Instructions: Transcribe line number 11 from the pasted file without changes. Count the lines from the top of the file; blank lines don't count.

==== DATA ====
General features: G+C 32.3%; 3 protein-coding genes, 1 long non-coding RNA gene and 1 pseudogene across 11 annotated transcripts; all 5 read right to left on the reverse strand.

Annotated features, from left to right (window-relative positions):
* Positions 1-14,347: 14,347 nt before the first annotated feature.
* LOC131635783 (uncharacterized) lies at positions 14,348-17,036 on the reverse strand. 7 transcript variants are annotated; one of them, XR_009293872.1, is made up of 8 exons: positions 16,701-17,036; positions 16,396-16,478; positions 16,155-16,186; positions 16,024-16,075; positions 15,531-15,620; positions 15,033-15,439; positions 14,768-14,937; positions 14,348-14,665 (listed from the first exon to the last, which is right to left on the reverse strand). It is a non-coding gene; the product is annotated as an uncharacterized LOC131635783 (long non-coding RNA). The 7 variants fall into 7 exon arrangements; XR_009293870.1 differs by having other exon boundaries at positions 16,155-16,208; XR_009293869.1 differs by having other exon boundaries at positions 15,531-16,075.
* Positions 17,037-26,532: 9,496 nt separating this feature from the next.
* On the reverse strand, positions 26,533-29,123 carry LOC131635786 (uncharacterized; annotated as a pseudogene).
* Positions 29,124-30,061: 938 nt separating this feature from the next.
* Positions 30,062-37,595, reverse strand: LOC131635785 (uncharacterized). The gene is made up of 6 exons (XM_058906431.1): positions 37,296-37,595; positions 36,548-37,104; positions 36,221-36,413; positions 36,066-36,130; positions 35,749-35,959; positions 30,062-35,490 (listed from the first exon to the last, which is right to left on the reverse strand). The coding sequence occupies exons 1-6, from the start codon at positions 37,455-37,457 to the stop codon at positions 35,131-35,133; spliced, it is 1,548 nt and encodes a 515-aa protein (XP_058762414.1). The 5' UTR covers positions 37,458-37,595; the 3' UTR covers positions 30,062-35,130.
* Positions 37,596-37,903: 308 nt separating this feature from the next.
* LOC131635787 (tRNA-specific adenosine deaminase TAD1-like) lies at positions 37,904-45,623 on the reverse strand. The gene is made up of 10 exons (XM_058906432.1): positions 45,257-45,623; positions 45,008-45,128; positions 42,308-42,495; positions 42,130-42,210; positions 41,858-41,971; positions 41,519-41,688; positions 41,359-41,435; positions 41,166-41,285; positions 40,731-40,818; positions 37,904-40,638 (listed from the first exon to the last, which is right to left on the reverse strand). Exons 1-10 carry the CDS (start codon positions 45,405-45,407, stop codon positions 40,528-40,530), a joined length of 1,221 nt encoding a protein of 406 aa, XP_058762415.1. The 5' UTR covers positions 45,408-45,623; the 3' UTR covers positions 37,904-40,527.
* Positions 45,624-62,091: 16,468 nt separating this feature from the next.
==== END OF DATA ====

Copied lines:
* Positions 45,624-62,091: 16,468 nt separating this feature from the next.